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Level 1: Beginner
Level 2: Intermediate
Level 3: Advanced
Old Time Fingerpicking
Classic Style Banjo
Celtic Tunes
30 Day Challenge
Playing Backup
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Banjo Lessons: Playing with Others Part 2B: Rolling Backup

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we've been talking about this kind of
And damped chordal style of backup.
There's a whole other way of doing backup
which sounds like this.
It's using a roll,
in this case a forward roll.
And let's do this, let's and by the way,
you wanna be moving a little bit away from
the bridge.
Cuz when you're doing back up if your
playing some hard-driving bluegrass and
you're going.
then you're doing the backup like that and
it's just enough already.
Enough fire power let's move away from the
bridge and sweeten it up a little bit.
Kinda mellow it out little bit,
or with these rolls.
Now this position is a G chord.
Way up the neck.
It's the same as this G down here.
[SOUND] Moved up to here.
[SOUND] G, A, B, C, D, E, F-Sharp, G.
Don't worry about the technical aspects of
it, but right now.
[SOUND] You're between the 15th and 17th
Your index is three frets above the double
dots here at the 12th fret,
if you have the double dots.
instead of having the four-finger F chord
position, I call it an F chord position or
an F position, cuz it's based on the F.
And again, you're away from the bridge.
And I've seen J D Crowe playing this f,
far away from the bridge.
It could be here.
You know, it just depends where you hear
it but it, get a kind of sweet sound.
those of you of a certain age, and I
include myself there,
you might recognize this as Glenn
Miller's, In The Mood.
it's hard to know who really started this
Maybe it was Earl.
And he had a, definitely a foot in the
Swing era.
And there are certain things that he plays
that have kind of a Swing of not kind of,
have a very Swing kind of feel to them.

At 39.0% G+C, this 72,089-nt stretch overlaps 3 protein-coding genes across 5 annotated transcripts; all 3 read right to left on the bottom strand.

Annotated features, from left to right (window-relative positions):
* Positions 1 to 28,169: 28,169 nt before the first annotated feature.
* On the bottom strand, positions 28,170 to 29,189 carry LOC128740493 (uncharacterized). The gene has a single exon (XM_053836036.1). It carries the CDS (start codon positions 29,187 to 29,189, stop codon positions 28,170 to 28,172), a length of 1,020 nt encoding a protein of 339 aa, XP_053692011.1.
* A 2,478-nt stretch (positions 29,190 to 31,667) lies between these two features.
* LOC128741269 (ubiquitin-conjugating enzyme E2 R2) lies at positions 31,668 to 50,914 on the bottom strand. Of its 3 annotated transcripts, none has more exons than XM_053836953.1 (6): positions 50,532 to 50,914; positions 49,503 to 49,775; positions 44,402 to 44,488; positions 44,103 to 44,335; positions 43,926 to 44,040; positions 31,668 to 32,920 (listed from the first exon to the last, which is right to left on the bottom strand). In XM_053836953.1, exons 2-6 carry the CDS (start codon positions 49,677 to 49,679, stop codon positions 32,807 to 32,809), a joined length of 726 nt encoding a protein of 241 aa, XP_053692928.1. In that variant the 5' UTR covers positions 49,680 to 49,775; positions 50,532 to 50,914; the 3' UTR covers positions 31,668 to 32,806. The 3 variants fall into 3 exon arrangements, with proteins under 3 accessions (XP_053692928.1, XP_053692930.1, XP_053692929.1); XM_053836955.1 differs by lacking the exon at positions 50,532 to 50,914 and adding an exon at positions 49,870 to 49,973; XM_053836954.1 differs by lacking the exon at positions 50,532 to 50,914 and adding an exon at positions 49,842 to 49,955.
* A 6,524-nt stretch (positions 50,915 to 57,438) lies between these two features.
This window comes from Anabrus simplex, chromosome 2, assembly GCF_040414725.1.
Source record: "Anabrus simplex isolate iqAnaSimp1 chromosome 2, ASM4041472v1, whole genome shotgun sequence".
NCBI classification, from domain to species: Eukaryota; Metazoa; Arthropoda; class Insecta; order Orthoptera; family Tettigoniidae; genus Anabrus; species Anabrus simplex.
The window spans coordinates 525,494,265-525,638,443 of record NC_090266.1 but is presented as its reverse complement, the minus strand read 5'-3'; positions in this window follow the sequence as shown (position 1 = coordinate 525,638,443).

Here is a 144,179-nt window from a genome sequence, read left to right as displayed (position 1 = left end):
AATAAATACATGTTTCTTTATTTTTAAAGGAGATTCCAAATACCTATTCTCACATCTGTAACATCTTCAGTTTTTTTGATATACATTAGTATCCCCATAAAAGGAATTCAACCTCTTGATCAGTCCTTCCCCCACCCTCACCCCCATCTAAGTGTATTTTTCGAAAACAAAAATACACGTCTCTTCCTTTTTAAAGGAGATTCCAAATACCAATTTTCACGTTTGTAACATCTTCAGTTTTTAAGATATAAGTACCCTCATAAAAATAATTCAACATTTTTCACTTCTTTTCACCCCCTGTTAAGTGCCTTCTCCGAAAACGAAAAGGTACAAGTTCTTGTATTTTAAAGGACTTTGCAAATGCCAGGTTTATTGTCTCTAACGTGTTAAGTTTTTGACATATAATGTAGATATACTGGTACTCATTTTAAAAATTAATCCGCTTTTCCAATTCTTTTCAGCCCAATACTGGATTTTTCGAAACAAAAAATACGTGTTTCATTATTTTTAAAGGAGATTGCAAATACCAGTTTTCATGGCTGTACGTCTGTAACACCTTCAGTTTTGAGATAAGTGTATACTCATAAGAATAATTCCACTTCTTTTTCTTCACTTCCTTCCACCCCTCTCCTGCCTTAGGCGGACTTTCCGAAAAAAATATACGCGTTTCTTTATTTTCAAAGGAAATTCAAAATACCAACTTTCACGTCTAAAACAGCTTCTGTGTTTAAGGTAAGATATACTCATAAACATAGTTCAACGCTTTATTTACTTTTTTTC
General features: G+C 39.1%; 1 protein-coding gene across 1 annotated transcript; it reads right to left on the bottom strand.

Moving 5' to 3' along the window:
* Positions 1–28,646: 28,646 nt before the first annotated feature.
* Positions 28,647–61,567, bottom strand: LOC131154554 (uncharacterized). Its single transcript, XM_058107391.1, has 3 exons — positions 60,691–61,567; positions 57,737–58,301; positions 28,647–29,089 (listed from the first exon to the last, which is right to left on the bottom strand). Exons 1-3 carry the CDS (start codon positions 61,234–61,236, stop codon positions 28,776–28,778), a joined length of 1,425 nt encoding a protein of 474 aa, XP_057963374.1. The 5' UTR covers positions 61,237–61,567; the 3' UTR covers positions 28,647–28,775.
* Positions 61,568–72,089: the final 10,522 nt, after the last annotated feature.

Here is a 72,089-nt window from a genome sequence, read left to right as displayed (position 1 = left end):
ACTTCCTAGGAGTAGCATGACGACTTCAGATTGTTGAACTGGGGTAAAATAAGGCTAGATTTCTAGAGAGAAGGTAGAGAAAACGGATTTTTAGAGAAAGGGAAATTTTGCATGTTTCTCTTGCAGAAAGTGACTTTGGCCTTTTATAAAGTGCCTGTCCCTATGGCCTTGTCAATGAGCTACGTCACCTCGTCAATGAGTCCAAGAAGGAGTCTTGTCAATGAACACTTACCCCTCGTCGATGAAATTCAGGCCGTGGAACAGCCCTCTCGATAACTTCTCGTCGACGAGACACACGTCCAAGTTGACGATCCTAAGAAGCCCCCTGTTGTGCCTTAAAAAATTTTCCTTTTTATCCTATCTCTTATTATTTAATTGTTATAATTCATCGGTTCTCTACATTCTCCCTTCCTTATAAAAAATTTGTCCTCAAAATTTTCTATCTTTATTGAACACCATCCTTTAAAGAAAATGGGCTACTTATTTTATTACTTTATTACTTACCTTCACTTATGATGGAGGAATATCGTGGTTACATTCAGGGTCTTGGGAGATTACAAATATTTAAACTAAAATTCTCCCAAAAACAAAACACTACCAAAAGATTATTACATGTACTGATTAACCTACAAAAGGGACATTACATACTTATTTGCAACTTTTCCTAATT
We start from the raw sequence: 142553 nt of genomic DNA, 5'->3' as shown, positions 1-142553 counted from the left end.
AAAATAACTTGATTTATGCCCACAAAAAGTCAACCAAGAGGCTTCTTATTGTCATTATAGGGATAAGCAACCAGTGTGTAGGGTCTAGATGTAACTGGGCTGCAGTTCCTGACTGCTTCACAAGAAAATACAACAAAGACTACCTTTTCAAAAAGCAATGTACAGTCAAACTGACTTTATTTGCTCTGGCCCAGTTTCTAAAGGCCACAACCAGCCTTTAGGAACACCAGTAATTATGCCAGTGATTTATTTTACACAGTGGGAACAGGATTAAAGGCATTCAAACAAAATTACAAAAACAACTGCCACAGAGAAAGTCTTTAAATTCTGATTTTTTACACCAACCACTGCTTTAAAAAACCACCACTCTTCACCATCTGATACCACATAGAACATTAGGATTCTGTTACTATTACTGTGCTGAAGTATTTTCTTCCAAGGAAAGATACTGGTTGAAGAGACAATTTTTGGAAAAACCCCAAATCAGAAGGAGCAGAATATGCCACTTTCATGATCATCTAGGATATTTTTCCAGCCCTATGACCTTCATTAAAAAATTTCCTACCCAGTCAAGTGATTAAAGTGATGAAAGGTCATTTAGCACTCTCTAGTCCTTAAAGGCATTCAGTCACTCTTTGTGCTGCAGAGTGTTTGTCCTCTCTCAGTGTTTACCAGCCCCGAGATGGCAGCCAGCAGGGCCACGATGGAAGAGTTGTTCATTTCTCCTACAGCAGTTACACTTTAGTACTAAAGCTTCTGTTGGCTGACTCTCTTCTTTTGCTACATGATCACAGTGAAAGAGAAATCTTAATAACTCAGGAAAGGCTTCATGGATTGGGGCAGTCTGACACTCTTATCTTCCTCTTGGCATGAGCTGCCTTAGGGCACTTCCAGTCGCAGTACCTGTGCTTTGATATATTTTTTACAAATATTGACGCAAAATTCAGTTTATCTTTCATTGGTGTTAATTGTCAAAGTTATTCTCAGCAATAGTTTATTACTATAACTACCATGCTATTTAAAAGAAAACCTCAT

He took elements of Jazz and brought it
into, Bluegrass.
So what I'm doing, I'm just doing a series
of forward rolls, four to be exact.
One, two, three, four.
And on the last note of the fourth forward
roll, you pause.
And you have what's called a tied note.
And ya let it ring for one extra note.
at the end of it you go back to the second
and third strings.
And end on the first string.
So it's four forward rolls.
Since these are all eighth
notes you'll pause for one eighth note.
Two, three, four.
One, two, three, four, five, six, seven,
So it's just one eighth note that you're
And it's not a, a vague amount of time.
It's an exact eighth note.
So, but for right now you just have to
worry about feeling it.
When you're playing it up to tempo like.
You're not going one,
two, three, four, five, six, seven, eight.
You just can't do it.
You just gotta feel it.
So, once again it's.
can move it down to C between the eighth
and ten frets.
Back to G.
To D.
Back to G.
Now if
we take sour with mountain you have, the
chords will work out just fine by going.
I have a half a, half of the length for
Second part of it.
So I start with a whole.
One of these two measured sequences.
that part I'm just doing two forward
Third, first, and then D chord when I'm
doing the pinch routine.
Fourth, pinch.
[SOUND] Jump up and go down to there.
And you can apply this technique all over
the place on really any chord.
But again C.
Back to G.